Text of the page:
17 February 2010

Lenten Devotions: Larry "The L stands for 'Lent'" Meyer*

‘“Why do we fast, but you do not see? Why humble ourselves, but you do not notice?" Look, you serve your own interest on your fast day, and oppress all your workers. Look, you fast only to quarrel and to fight and to strike with a wicked fist. Such fasting as you do today will not make your voice heard on high.’ Isaiah 58.3-4

I can still hear his voice echoing across the lounge at the Student Center in Lincoln. “JOHNSON, WHAT ARE YOU GIVING UP FOR LENT?” Every. Freaking. Year.

Larry Meyer loved Lent like nobody’s business. Students at Lutheran Student Center in Lincoln put out a Lenten devotional every year, and I’m not sure if Larry started it or not, but he certainly made sure it continued under his watch. Every year he’d give up smoking his pipe at the Center (and didn’t we notice, we who knew him, that his trips away from the Center picked up a bit during those 40 days?). And we would do Holy Week impressively, too – from the Passover Seder (which came complete with warnings about the requisite 4 glasses of wine in the feast and how this was NOT the Lutheran Center drunk) to Good Friday sunrise service to Easter Sunday, even though many of us were homeward bound that weekend. You wouldn’t think a man as relentlessly positive would enjoy such a penitential season, but he did – that’s just who he was.

So, every Ash Wednesday I think of Larry these days. I believe I called him the first few Ash Wednesdays I served as an ordained minister, before the cancer got so bad that I didn’t feel comfortable imposing on him and his family. Now that Larry’s gone, I think of him as I make my own Lenten discipline plans. I think of the year I finally told him it was none of his damn business what I was giving up, that he needed to read Matthew 6 again, and the way he smiled so wide when I said it. Like I’d gotten something right and he was proud, you know, and even though Larry was friendly, praise from Larry didn’t come cheap. You had to look for it sometimes.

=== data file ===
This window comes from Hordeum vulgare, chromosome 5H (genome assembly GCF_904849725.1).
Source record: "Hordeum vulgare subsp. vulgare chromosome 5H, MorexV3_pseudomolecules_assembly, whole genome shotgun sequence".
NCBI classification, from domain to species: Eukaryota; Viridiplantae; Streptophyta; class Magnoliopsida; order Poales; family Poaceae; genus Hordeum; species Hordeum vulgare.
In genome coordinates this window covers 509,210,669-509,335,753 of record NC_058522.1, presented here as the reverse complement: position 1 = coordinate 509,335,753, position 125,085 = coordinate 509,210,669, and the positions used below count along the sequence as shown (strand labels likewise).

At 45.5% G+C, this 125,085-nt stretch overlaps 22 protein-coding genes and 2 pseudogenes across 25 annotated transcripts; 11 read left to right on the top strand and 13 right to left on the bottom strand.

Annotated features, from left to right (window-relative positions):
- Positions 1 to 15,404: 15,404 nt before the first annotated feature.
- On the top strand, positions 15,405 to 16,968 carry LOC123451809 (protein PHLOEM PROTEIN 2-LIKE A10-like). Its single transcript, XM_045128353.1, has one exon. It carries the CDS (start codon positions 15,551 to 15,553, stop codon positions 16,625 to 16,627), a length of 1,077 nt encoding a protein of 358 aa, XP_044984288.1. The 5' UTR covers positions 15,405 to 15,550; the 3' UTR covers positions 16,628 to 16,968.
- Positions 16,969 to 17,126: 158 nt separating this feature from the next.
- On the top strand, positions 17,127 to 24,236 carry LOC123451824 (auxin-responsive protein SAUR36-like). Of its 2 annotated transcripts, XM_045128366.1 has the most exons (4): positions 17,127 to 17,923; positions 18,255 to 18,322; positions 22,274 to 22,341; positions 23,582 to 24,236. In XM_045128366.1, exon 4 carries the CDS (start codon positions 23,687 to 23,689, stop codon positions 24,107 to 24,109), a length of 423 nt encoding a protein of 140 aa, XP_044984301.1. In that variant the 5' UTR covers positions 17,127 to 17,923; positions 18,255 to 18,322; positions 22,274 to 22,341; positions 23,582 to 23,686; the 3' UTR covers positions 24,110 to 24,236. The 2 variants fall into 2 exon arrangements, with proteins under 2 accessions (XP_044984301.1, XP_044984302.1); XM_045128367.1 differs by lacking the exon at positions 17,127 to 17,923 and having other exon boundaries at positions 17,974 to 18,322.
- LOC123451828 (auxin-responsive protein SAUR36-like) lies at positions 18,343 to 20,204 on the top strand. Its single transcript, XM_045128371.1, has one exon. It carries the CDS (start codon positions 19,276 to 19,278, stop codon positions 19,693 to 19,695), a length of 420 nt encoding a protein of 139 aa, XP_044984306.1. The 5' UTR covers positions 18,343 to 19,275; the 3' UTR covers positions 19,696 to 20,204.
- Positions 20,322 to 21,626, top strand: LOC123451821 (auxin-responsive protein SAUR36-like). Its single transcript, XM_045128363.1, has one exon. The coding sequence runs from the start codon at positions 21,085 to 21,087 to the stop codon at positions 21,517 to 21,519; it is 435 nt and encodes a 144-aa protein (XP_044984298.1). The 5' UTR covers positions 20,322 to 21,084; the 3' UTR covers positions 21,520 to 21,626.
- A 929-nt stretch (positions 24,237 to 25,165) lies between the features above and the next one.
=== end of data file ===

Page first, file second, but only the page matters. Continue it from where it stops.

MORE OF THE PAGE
So, Larry, as you rest in the arms of Jesus, know that I’m still doing Lenten disciplines, and they’re still none of your damn business – it’s between me and my Lord. But you knew that all along, didn’t you? You knew it was never about who could give up the most. You knew it was always about what you’d learn about yourself along the way, and you knew it was about focusing on God more than anything else. Now you get to focus on God all the time, and I’m a tiny bit jealous, even if I’m in no hurry to join you. Until the day we get to do it together, I’ll just have to think of you as I begin the journey of Lent, and smile.

But I will tell you this, Larry: I’m not giving up Canadian bacon & Sauerkraut pizza.** You taught me better than that.

Grace & peace,


*It is actually his middle name, "Lee," but the pun was just too good to pass up.

**Hm. In retrospect, I guess this means I'm not giving up meat for Lent this year. Or am I?Decisions, decisions...


  1. Gosh you made me cry Scott. Lent makes me think of Larry as well.

  2. Amen. Thanks for your reflection.

  3. Forever Lent will be remembering my time at LSC, hearing Larry's voice sing Holden Evening Prayer, hearing you play guitar, Petra and Darcia singing the Magnificat, and holding Steven's hand. I loved Lent at LSC!

  4. Thanks for a great remembering. Though I only worked with Larry for one semester, he was (and still is) one of the most influential mentors in my ministry. And, by the way, do you know what "the Lutheran Center drunk" refers to? I imagine that it's a legendary story among former LSC interns.

  5. Glen - in 'my' era it referred to an LSC member who shall remain nameless nearly falling off the organ bench during the Maundy Thursday service later that night. But please feel free to share any other legends that may have contributed to Larry's yearly warning!

  6. I loved this Scott. Thank you (through some tears). Maybe it's because Dad loved Lent so much, or maybe it's just that I was given my Dad's middle name so it's obligatory, but I simply love Lent. Would you mind if I shared this post on my blog?

  7. Oh, and yes, he started the Lenten devotional...(I somehow remember pulling that out of an elementary school memory!)

  8. Mariah - you can do whatever you like with this, with my blessing. Your dad's love for Lent was truly contagious, wasn't it?

    And thanks for the confirmation on the devotional: I always wondered who thought that one up.

  9. What a beautiful remembrance. Thank you, Scott!
    Anne (Loeb) Casper